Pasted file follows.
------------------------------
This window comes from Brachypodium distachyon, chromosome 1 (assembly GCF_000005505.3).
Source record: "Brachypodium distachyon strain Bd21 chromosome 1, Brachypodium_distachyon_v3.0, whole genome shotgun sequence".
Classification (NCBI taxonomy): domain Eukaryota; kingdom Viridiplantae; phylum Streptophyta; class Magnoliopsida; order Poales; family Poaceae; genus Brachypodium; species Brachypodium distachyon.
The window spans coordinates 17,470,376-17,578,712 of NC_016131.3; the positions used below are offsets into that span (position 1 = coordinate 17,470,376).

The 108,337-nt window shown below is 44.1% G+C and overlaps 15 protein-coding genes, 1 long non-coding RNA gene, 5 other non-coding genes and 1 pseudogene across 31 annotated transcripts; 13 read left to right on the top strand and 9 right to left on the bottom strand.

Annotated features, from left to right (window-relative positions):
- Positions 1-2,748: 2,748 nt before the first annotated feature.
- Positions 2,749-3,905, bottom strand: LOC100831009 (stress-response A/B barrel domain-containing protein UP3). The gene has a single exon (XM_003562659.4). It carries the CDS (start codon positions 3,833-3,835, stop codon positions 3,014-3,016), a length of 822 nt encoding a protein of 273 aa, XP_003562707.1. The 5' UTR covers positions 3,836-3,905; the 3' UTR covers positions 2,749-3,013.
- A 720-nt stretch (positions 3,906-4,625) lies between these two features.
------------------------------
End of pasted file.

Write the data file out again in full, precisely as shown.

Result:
This window comes from Brachypodium distachyon, chromosome 1 (assembly GCF_000005505.3).
Source record: "Brachypodium distachyon strain Bd21 chromosome 1, Brachypodium_distachyon_v3.0, whole genome shotgun sequence".
Classification (NCBI taxonomy): domain Eukaryota; kingdom Viridiplantae; phylum Streptophyta; class Magnoliopsida; order Poales; family Poaceae; genus Brachypodium; species Brachypodium distachyon.
The window spans coordinates 17,470,376-17,578,712 of NC_016131.3; the positions used below are offsets into that span (position 1 = coordinate 17,470,376).

The 108,337-nt window shown below is 44.1% G+C and overlaps 15 protein-coding genes, 1 long non-coding RNA gene, 5 other non-coding genes and 1 pseudogene across 31 annotated transcripts; 13 read left to right on the top strand and 9 right to left on the bottom strand.

Annotated features, from left to right (window-relative positions):
- Positions 1-2,748: 2,748 nt before the first annotated feature.
- Positions 2,749-3,905, bottom strand: LOC100831009 (stress-response A/B barrel domain-containing protein UP3). The gene has a single exon (XM_003562659.4). It carries the CDS (start codon positions 3,833-3,835, stop codon positions 3,014-3,016), a length of 822 nt encoding a protein of 273 aa, XP_003562707.1. The 5' UTR covers positions 3,836-3,905; the 3' UTR covers positions 2,749-3,013.
- A 720-nt stretch (positions 3,906-4,625) lies between these two features.